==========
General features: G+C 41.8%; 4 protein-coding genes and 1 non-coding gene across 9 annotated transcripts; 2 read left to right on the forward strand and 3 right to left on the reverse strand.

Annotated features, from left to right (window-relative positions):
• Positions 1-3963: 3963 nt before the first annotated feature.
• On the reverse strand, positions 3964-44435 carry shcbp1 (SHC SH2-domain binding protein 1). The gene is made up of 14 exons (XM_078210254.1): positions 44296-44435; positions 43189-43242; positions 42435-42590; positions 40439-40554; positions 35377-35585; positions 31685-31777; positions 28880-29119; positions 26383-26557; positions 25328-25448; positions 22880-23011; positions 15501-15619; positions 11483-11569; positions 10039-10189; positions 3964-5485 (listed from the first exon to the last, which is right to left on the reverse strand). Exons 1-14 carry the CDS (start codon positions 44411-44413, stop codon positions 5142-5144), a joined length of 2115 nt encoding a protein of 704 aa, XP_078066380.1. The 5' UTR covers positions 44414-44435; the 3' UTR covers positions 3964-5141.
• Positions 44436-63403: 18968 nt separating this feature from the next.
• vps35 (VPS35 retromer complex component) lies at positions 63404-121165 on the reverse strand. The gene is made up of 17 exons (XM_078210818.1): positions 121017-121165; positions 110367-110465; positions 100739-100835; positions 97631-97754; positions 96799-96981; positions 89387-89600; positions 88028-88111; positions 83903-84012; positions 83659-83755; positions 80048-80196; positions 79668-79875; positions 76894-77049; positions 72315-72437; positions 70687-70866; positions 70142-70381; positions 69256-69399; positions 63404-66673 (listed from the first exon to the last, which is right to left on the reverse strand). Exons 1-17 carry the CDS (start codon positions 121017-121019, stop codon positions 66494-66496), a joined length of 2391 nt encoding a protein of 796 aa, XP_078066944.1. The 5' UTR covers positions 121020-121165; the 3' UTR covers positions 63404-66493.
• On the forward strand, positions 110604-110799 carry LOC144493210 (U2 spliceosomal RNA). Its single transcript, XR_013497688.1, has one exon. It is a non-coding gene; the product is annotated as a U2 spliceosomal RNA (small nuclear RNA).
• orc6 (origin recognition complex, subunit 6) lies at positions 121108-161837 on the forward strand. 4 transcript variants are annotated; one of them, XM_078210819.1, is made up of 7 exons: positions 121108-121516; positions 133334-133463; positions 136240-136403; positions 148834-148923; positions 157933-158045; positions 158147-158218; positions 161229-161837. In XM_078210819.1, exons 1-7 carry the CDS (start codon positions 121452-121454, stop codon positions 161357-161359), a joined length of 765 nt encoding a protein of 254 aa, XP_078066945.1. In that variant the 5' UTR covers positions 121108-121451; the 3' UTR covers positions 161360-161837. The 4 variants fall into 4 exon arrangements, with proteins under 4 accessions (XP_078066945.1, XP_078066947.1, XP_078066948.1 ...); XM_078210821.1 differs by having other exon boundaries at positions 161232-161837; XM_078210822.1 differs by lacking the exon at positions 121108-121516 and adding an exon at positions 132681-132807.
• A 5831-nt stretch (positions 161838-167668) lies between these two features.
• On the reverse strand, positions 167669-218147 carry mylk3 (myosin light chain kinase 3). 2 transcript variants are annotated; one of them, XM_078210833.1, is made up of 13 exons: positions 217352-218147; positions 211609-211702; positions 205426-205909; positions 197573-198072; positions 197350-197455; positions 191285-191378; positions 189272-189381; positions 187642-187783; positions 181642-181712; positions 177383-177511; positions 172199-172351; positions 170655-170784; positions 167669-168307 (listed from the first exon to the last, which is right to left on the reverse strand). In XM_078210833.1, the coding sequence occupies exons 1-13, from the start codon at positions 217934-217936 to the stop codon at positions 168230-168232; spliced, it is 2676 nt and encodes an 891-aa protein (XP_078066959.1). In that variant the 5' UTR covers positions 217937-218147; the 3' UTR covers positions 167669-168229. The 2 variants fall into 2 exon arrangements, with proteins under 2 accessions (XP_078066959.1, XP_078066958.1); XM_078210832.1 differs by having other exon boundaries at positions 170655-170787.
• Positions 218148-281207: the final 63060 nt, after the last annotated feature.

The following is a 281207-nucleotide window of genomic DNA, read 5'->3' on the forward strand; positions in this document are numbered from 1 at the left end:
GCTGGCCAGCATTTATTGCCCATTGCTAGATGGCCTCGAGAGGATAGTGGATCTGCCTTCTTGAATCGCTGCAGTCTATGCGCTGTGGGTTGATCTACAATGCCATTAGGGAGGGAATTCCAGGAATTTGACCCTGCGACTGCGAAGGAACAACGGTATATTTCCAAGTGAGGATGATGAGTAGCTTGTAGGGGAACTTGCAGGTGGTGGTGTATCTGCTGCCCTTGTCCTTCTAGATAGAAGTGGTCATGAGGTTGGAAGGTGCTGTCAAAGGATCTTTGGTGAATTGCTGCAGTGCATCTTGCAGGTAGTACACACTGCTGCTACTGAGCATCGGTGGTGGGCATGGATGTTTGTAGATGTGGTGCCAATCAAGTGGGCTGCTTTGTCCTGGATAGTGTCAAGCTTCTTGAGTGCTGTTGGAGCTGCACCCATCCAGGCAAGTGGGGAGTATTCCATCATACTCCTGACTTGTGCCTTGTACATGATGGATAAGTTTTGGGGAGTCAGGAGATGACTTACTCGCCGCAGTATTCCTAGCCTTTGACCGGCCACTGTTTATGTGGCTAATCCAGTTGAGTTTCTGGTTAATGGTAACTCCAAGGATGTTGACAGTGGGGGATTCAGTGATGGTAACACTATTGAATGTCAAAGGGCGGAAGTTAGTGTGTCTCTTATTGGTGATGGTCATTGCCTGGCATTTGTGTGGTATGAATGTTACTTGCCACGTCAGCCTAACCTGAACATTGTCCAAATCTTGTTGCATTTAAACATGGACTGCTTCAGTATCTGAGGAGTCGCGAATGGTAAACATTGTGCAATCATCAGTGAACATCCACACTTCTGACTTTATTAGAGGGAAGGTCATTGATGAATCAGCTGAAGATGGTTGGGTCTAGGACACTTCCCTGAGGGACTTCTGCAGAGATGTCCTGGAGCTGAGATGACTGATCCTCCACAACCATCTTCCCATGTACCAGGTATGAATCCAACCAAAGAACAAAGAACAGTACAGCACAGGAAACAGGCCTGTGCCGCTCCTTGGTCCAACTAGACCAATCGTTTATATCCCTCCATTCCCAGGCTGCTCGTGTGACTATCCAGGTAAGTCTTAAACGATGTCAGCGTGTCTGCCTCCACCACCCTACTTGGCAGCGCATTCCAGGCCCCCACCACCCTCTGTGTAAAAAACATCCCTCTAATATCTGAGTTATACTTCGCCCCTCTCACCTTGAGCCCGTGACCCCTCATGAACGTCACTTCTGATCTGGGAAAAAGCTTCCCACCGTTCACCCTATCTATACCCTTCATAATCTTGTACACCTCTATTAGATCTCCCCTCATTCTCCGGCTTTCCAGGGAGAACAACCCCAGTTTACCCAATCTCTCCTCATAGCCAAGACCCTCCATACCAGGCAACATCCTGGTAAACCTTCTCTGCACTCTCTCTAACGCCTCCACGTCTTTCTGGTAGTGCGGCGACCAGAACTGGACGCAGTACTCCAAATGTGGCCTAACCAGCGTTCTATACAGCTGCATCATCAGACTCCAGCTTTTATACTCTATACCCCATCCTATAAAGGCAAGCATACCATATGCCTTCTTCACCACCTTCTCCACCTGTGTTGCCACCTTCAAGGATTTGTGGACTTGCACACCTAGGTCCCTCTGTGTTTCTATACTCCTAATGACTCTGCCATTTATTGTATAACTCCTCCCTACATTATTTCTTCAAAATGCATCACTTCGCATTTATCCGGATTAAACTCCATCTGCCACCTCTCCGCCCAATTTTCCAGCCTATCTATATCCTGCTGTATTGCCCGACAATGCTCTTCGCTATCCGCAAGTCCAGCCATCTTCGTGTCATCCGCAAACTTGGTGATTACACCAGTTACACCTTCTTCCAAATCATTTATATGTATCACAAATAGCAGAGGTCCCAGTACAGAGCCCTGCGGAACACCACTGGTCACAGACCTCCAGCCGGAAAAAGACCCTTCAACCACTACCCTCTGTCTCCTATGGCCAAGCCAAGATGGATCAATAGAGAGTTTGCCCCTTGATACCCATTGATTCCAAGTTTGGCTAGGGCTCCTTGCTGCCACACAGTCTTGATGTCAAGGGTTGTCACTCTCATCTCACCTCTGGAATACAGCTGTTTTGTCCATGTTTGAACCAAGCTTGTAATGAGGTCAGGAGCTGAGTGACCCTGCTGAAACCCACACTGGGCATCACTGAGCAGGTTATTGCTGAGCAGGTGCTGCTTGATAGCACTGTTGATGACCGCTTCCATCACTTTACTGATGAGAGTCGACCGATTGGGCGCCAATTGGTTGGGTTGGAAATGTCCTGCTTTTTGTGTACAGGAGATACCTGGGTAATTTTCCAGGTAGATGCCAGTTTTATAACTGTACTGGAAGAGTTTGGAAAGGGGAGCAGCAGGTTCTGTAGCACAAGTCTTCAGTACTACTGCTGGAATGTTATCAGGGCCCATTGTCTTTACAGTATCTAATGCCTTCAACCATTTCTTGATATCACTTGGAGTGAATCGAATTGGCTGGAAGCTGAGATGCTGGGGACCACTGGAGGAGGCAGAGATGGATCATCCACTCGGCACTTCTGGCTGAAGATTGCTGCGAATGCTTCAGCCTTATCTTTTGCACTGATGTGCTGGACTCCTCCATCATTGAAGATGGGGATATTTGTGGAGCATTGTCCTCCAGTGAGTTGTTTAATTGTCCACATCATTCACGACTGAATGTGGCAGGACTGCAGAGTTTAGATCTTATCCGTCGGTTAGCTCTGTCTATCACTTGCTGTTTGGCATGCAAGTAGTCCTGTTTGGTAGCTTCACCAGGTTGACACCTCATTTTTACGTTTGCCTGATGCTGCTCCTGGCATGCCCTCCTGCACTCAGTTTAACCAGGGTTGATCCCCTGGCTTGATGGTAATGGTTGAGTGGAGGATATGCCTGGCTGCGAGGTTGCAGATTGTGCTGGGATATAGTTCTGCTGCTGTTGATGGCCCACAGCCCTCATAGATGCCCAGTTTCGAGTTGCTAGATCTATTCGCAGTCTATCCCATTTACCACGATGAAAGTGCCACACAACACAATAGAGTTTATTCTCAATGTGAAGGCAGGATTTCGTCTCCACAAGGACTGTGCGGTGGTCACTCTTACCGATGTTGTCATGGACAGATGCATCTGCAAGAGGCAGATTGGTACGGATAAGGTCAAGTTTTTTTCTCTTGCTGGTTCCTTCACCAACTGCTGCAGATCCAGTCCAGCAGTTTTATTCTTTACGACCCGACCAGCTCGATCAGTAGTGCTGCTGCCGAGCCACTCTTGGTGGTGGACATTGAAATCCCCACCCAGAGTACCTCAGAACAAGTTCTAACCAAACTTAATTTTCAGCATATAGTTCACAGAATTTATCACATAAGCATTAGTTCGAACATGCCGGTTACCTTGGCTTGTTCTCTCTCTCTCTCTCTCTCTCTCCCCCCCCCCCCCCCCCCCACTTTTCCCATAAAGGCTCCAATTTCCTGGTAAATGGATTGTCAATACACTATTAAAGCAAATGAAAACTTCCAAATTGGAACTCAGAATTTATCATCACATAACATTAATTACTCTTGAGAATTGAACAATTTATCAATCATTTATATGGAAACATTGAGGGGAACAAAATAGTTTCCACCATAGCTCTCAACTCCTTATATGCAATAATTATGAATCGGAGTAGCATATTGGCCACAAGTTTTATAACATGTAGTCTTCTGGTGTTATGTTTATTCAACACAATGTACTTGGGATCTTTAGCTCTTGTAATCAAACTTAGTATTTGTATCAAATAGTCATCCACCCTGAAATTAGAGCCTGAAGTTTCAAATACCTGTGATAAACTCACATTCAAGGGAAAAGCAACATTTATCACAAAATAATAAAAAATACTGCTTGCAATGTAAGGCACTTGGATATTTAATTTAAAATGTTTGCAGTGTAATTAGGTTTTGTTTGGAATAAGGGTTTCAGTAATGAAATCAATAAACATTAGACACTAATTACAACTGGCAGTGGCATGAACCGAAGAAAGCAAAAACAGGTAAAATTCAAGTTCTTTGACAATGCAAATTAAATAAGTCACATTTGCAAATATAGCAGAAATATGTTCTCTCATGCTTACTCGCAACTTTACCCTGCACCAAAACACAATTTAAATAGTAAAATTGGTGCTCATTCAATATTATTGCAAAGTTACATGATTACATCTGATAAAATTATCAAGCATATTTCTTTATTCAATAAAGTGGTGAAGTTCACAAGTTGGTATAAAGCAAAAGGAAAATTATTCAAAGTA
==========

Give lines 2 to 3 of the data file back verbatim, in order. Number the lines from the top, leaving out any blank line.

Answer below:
Annotated features, from left to right (window-relative positions):
• Positions 1-3963: 3963 nt before the first annotated feature.